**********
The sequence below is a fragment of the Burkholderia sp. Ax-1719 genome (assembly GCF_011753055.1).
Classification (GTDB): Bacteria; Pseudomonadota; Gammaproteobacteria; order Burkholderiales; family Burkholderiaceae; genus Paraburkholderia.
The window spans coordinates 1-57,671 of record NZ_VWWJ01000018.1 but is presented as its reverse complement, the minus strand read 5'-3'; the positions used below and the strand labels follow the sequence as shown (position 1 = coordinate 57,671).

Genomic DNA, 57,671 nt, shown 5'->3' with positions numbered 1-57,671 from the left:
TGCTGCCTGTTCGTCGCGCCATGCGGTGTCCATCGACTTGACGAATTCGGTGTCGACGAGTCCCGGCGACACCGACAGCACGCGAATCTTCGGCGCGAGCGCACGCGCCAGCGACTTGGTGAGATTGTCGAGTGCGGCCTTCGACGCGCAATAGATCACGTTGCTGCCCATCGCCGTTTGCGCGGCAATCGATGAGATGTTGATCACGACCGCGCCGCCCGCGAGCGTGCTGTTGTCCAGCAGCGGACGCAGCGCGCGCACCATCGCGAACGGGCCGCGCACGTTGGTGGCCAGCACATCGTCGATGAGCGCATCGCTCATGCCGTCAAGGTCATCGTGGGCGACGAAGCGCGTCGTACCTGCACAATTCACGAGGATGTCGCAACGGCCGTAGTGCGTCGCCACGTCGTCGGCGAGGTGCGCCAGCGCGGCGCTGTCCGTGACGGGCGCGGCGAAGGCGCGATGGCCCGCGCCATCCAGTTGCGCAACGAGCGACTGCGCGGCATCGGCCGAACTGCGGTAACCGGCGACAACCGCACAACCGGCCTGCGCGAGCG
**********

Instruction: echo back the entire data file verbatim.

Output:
The sequence below is a fragment of the Burkholderia sp. Ax-1719 genome (assembly GCF_011753055.1).
Classification (GTDB): Bacteria; Pseudomonadota; Gammaproteobacteria; order Burkholderiales; family Burkholderiaceae; genus Paraburkholderia.
The window spans coordinates 1-57,671 of record NZ_VWWJ01000018.1 but is presented as its reverse complement, the minus strand read 5'-3'; the positions used below and the strand labels follow the sequence as shown (position 1 = coordinate 57,671).

Genomic DNA, 57,671 nt, shown 5'->3' with positions numbered 1-57,671 from the left:
TGCTGCCTGTTCGTCGCGCCATGCGGTGTCCATCGACTTGACGAATTCGGTGTCGACGAGTCCCGGCGACACCGACAGCACGCGAATCTTCGGCGCGAGCGCACGCGCCAGCGACTTGGTGAGATTGTCGAGTGCGGCCTTCGACGCGCAATAGATCACGTTGCTGCCCATCGCCGTTTGCGCGGCAATCGATGAGATGTTGATCACGACCGCGCCGCCCGCGAGCGTGCTGTTGTCCAGCAGCGGACGCAGCGCGCGCACCATCGCGAACGGGCCGCGCACGTTGGTGGCCAGCACATCGTCGATGAGCGCATCGCTCATGCCGTCAAGGTCATCGTGGGCGACGAAGCGCGTCGTACCTGCACAATTCACGAGGATGTCGCAACGGCCGTAGTGCGTCGCCACGTCGTCGGCGAGGTGCGCCAGCGCGGCGCTGTCCGTGACGGGCGCGGCGAAGGCGCGATGGCCCGCGCCATCCAGTTGCGCAACGAGCGACTGCGCGGCATCGGCCGAACTGCGGTAACCGGCGACAACCGCACAACCGGCCTGCGCGAGCG